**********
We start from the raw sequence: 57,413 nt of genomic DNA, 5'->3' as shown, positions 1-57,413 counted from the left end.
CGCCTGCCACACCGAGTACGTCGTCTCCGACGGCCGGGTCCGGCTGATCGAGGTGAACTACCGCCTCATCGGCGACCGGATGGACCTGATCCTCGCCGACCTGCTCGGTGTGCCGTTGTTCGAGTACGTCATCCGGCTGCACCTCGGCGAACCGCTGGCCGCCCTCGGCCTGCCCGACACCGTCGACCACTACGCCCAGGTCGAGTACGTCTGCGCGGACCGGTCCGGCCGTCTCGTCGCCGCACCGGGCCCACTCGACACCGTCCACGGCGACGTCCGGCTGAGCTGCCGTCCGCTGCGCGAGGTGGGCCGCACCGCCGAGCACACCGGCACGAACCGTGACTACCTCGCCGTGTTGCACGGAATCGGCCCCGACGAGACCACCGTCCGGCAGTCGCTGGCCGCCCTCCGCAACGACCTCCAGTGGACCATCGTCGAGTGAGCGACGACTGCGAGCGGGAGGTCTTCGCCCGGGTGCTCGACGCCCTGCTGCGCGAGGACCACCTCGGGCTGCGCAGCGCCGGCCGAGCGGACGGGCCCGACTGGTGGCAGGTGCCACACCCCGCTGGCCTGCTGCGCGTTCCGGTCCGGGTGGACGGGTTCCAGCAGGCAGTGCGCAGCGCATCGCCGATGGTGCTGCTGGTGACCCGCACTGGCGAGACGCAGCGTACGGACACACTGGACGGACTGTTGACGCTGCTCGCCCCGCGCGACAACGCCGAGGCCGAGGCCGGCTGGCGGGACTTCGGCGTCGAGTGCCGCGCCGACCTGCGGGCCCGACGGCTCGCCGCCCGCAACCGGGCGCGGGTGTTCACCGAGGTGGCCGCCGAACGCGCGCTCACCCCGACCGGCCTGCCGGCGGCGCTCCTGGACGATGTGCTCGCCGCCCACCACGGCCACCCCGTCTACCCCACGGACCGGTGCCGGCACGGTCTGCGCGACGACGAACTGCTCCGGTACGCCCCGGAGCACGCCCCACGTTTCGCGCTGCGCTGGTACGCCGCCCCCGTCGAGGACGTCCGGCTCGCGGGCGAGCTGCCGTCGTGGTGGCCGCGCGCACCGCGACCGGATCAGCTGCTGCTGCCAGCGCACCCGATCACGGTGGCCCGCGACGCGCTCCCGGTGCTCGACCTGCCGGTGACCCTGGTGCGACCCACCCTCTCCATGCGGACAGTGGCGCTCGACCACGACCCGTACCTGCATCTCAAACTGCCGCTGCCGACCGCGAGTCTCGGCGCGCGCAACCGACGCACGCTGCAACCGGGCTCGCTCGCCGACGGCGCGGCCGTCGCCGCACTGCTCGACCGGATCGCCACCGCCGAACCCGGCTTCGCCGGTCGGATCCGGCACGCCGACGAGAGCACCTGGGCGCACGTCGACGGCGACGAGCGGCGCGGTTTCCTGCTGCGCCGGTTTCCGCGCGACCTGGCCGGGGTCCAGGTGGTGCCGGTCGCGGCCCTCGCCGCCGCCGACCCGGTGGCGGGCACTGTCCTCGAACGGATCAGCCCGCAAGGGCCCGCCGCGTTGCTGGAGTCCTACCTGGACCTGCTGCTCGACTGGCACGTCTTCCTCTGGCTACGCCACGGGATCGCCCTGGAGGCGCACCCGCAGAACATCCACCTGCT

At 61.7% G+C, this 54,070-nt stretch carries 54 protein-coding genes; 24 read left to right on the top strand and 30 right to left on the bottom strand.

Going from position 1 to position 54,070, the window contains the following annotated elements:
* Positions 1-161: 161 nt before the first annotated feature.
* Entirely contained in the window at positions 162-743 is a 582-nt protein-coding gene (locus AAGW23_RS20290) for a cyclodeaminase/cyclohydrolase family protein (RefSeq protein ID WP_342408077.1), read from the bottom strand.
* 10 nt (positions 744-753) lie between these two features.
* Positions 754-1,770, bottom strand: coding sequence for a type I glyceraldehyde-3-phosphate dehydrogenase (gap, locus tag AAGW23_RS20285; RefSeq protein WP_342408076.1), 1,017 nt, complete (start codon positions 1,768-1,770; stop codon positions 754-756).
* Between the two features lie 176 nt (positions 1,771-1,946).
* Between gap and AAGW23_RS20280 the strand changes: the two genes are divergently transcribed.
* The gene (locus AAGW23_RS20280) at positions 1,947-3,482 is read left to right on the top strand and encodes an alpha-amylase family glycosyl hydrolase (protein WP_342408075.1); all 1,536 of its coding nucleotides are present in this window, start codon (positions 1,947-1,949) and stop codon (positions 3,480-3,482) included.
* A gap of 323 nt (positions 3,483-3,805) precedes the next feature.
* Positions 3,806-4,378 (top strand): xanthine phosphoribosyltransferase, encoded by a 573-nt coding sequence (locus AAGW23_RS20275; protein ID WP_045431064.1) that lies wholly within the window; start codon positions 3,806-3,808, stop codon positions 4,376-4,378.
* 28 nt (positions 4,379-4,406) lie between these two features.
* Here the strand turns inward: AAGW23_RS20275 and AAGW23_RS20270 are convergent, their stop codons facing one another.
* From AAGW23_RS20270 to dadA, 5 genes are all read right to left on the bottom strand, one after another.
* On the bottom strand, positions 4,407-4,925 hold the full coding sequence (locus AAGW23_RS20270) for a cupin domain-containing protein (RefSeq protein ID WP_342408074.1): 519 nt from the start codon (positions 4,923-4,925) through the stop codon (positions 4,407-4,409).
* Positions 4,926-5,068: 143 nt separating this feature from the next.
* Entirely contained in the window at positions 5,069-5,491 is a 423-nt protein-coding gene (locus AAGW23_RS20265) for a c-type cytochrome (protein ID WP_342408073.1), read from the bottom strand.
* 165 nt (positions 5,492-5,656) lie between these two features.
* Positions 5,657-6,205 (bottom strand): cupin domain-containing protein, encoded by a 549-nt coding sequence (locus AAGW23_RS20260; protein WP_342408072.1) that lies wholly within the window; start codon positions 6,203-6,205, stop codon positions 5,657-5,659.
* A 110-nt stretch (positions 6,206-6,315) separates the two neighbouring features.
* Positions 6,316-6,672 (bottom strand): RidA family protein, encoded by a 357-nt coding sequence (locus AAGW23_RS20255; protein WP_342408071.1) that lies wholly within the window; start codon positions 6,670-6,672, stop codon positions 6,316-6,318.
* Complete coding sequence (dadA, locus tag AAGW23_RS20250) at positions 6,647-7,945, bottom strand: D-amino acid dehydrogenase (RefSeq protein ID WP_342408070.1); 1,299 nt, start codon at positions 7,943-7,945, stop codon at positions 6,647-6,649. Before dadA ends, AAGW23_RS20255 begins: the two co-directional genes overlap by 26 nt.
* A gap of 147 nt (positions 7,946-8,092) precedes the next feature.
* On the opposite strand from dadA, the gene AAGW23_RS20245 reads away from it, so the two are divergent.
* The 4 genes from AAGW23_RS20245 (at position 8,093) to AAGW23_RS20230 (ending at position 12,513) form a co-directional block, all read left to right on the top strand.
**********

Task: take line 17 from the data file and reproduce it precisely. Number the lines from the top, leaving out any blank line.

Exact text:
* On the bottom strand, positions 4,407-4,925 hold the full coding sequence (locus AAGW23_RS20270) for a cupin domain-containing protein (RefSeq protein ID WP_342408074.1): 519 nt from the start codon (positions 4,923-4,925) through the stop codon (positions 4,407-4,409).